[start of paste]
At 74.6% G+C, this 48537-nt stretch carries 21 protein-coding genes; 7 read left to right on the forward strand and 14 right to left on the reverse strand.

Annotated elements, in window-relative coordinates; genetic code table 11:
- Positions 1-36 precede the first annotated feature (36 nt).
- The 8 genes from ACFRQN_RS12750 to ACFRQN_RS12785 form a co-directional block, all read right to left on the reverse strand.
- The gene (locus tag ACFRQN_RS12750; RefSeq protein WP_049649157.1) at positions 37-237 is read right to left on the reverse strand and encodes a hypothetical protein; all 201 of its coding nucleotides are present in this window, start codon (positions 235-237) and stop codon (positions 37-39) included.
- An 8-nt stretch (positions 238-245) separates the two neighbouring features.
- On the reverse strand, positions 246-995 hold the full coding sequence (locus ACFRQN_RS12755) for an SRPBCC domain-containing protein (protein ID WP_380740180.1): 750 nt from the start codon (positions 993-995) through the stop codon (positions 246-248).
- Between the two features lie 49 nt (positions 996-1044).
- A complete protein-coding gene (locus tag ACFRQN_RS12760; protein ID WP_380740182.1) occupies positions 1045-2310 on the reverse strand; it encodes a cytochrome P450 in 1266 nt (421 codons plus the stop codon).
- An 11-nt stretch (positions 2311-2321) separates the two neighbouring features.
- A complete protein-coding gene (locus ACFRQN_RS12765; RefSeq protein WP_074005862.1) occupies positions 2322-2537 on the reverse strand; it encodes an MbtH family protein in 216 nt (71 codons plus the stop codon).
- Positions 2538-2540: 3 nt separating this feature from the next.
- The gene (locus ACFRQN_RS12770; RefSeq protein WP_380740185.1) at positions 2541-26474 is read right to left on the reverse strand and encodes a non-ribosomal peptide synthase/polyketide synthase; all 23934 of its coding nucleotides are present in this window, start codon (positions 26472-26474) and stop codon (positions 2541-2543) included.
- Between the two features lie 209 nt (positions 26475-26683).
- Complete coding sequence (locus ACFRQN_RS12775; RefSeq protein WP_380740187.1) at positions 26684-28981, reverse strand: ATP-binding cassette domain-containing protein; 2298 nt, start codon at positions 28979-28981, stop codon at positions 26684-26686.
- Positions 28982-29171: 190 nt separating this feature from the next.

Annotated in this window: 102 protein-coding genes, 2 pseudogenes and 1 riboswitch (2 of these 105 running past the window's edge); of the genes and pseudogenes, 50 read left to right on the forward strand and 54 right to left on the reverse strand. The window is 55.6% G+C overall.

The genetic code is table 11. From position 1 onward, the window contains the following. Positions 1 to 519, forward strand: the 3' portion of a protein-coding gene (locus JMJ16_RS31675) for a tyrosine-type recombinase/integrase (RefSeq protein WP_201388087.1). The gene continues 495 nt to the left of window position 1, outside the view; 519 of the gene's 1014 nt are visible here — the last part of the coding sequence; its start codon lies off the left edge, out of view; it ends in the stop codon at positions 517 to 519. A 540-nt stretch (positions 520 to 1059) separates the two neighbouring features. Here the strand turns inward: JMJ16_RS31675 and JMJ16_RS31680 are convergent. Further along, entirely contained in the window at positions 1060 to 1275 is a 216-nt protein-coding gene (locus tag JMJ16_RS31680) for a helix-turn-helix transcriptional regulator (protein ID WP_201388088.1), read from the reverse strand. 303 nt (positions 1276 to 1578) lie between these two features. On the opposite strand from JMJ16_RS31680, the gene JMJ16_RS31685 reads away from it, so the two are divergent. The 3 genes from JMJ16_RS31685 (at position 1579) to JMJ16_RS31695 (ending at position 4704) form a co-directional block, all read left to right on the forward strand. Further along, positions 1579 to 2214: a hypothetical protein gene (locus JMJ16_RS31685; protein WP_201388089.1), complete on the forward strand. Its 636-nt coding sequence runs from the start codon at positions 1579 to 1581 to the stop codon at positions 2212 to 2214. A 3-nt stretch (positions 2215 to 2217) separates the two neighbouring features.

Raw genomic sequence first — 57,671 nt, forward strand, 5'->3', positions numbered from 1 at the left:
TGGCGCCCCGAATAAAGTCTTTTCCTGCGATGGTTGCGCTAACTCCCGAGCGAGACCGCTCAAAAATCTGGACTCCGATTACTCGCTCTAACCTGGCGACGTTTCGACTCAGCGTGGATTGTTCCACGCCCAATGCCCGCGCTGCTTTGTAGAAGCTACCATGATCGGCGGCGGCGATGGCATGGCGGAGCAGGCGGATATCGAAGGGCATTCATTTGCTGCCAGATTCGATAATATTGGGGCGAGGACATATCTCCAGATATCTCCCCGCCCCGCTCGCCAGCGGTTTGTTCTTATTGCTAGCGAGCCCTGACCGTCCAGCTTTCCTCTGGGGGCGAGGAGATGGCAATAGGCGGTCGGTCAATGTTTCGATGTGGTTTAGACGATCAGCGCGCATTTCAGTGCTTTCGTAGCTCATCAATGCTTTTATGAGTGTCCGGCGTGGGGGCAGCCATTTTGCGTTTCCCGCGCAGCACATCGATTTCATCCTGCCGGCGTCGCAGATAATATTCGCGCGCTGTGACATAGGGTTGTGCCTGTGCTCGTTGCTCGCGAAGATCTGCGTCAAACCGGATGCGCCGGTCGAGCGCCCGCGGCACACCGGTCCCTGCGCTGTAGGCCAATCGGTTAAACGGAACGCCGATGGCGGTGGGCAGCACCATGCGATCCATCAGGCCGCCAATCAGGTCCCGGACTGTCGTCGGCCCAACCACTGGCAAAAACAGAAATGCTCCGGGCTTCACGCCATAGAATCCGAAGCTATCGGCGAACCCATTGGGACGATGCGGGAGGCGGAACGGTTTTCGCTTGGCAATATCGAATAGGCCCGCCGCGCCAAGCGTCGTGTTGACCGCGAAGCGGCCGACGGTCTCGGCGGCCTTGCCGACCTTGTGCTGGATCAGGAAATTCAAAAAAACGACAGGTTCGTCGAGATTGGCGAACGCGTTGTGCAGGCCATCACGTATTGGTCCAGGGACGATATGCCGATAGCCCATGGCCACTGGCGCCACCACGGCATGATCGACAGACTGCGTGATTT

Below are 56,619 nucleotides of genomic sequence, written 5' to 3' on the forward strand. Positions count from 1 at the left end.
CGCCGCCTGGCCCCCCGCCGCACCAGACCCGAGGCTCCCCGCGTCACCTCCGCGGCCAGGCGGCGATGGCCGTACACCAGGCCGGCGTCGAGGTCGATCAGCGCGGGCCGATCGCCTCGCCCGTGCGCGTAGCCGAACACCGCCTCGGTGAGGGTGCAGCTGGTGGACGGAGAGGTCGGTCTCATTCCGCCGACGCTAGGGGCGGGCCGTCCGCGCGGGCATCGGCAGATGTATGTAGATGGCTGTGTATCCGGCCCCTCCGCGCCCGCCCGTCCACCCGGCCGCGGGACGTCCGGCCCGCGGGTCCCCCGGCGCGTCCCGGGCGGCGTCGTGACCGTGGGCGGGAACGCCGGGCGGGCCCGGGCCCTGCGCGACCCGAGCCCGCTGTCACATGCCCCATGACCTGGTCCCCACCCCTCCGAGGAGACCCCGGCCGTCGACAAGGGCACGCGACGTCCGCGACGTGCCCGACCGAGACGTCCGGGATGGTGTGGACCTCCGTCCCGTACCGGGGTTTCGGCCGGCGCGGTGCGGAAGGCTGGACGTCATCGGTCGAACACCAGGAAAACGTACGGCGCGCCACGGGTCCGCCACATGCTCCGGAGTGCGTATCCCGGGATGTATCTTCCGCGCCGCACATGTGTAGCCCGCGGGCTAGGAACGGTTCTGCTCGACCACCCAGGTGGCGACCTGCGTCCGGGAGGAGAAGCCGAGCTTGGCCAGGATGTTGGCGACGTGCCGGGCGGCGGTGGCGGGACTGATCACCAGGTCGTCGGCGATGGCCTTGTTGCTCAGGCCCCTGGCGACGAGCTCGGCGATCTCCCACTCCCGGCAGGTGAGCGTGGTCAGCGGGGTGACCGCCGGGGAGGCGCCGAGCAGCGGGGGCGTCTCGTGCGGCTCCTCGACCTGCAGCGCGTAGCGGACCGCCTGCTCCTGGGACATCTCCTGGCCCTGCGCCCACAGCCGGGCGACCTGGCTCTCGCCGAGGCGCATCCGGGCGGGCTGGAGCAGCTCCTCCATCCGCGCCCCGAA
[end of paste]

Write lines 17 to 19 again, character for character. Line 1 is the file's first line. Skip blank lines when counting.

Annotated in this window: 102 protein-coding genes, 2 pseudogenes and 1 riboswitch (2 of these 105 running past the window's edge); of the genes and pseudogenes, 50 read left to right on the forward strand and 54 right to left on the reverse strand. The window is 55.6% G+C overall.

The genetic code is table 11. From position 1 onward, the window contains the following. Positions 1 to 519, forward strand: the 3' portion of a protein-coding gene (locus JMJ16_RS31675) for a tyrosine-type recombinase/integrase (RefSeq protein WP_201388087.1). The gene continues 495 nt to the left of window position 1, outside the view; 519 of the gene's 1014 nt are visible here — the last part of the coding sequence; its start codon lies off the left edge, out of view; it ends in the stop codon at positions 517 to 519. A 540-nt stretch (positions 520 to 1059) separates the two neighbouring features. Here the strand turns inward: JMJ16_RS31675 and JMJ16_RS31680 are convergent. Further along, entirely contained in the window at positions 1060 to 1275 is a 216-nt protein-coding gene (locus tag JMJ16_RS31680) for a helix-turn-helix transcriptional regulator (protein ID WP_201388088.1), read from the reverse strand. 303 nt (positions 1276 to 1578) lie between these two features. On the opposite strand from JMJ16_RS31680, the gene JMJ16_RS31685 reads away from it, so the two are divergent. The 3 genes from JMJ16_RS31685 (at position 1579) to JMJ16_RS31695 (ending at position 4704) form a co-directional block, all read left to right on the forward strand. Further along, positions 1579 to 2214: a hypothetical protein gene (locus JMJ16_RS31685; protein WP_201388089.1), complete on the forward strand. Its 636-nt coding sequence runs from the start codon at positions 1579 to 1581 to the stop codon at positions 2212 to 2214. A 3-nt stretch (positions 2215 to 2217) separates the two neighbouring features.

Raw genomic sequence first — 57,671 nt, forward strand, 5'->3', positions numbered from 1 at the left: